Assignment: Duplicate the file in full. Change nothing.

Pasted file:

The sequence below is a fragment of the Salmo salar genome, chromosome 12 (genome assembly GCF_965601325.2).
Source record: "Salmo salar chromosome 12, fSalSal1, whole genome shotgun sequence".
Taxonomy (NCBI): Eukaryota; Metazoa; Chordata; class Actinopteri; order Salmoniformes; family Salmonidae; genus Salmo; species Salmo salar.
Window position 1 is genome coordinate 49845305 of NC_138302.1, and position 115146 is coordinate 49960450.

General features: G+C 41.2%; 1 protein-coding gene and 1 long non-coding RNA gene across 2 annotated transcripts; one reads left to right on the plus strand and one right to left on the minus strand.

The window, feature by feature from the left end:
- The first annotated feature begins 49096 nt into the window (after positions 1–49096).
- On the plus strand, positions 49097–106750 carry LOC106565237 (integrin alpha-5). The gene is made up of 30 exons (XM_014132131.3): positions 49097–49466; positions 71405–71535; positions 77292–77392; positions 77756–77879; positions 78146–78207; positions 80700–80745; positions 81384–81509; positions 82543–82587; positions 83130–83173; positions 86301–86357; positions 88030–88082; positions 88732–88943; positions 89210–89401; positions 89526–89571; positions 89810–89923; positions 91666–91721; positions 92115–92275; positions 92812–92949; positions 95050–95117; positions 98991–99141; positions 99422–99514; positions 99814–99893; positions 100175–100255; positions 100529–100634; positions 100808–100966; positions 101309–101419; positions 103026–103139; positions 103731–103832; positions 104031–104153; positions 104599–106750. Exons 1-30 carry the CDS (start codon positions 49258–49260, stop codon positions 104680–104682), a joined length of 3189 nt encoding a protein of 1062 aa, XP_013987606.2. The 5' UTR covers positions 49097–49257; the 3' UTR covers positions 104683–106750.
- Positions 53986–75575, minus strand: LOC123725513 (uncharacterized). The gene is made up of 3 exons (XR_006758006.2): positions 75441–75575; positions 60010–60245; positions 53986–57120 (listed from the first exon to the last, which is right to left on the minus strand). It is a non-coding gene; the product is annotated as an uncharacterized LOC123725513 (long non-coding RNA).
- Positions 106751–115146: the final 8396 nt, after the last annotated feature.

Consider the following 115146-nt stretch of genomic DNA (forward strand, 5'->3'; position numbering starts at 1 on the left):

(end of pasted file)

The sequence below is a fragment of the Salmo salar genome, chromosome 12 (genome assembly GCF_965601325.2).
Source record: "Salmo salar chromosome 12, fSalSal1, whole genome shotgun sequence".
Taxonomy (NCBI): Eukaryota; Metazoa; Chordata; class Actinopteri; order Salmoniformes; family Salmonidae; genus Salmo; species Salmo salar.
Window position 1 is genome coordinate 49845305 of NC_138302.1, and position 115146 is coordinate 49960450.

General features: G+C 41.2%; 1 protein-coding gene and 1 long non-coding RNA gene across 2 annotated transcripts; one reads left to right on the plus strand and one right to left on the minus strand.

The window, feature by feature from the left end:
- The first annotated feature begins 49096 nt into the window (after positions 1–49096).
- On the plus strand, positions 49097–106750 carry LOC106565237 (integrin alpha-5). The gene is made up of 30 exons (XM_014132131.3): positions 49097–49466; positions 71405–71535; positions 77292–77392; positions 77756–77879; positions 78146–78207; positions 80700–80745; positions 81384–81509; positions 82543–82587; positions 83130–83173; positions 86301–86357; positions 88030–88082; positions 88732–88943; positions 89210–89401; positions 89526–89571; positions 89810–89923; positions 91666–91721; positions 92115–92275; positions 92812–92949; positions 95050–95117; positions 98991–99141; positions 99422–99514; positions 99814–99893; positions 100175–100255; positions 100529–100634; positions 100808–100966; positions 101309–101419; positions 103026–103139; positions 103731–103832; positions 104031–104153; positions 104599–106750. Exons 1-30 carry the CDS (start codon positions 49258–49260, stop codon positions 104680–104682), a joined length of 3189 nt encoding a protein of 1062 aa, XP_013987606.2. The 5' UTR covers positions 49097–49257; the 3' UTR covers positions 104683–106750.
- Positions 53986–75575, minus strand: LOC123725513 (uncharacterized). The gene is made up of 3 exons (XR_006758006.2): positions 75441–75575; positions 60010–60245; positions 53986–57120 (listed from the first exon to the last, which is right to left on the minus strand). It is a non-coding gene; the product is annotated as an uncharacterized LOC123725513 (long non-coding RNA).
- Positions 106751–115146: the final 8396 nt, after the last annotated feature.

Consider the following 115146-nt stretch of genomic DNA (forward strand, 5'->3'; position numbering starts at 1 on the left):